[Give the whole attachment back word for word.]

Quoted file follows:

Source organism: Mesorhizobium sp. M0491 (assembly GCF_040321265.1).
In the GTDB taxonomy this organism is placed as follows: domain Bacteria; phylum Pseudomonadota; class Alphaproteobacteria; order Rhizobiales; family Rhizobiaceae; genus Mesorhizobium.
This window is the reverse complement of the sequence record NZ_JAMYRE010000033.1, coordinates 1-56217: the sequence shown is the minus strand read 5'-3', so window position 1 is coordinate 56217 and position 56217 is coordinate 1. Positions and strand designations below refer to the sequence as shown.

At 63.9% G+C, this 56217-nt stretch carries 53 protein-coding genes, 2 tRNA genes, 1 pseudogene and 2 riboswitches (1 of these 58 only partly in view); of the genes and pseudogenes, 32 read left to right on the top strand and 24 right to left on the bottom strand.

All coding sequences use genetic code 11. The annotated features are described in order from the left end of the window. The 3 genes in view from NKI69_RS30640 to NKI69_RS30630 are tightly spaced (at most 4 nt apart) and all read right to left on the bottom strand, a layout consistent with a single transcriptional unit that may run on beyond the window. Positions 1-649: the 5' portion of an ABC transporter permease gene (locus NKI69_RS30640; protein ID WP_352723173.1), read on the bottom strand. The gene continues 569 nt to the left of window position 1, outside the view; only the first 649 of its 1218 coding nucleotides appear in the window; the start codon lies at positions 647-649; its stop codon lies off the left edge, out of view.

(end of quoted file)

Source organism: Mesorhizobium sp. M0491 (assembly GCF_040321265.1).
In the GTDB taxonomy this organism is placed as follows: domain Bacteria; phylum Pseudomonadota; class Alphaproteobacteria; order Rhizobiales; family Rhizobiaceae; genus Mesorhizobium.
This window is the reverse complement of the sequence record NZ_JAMYRE010000033.1, coordinates 1-56217: the sequence shown is the minus strand read 5'-3', so window position 1 is coordinate 56217 and position 56217 is coordinate 1. Positions and strand designations below refer to the sequence as shown.

At 63.9% G+C, this 56217-nt stretch carries 53 protein-coding genes, 2 tRNA genes, 1 pseudogene and 2 riboswitches (1 of these 58 only partly in view); of the genes and pseudogenes, 32 read left to right on the top strand and 24 right to left on the bottom strand.

All coding sequences use genetic code 11. The annotated features are described in order from the left end of the window. The 3 genes in view from NKI69_RS30640 to NKI69_RS30630 are tightly spaced (at most 4 nt apart) and all read right to left on the bottom strand, a layout consistent with a single transcriptional unit that may run on beyond the window. Positions 1-649: the 5' portion of an ABC transporter permease gene (locus NKI69_RS30640; protein ID WP_352723173.1), read on the bottom strand. The gene continues 569 nt to the left of window position 1, outside the view; only the first 649 of its 1218 coding nucleotides appear in the window; the start codon lies at positions 647-649; its stop codon lies off the left edge, out of view.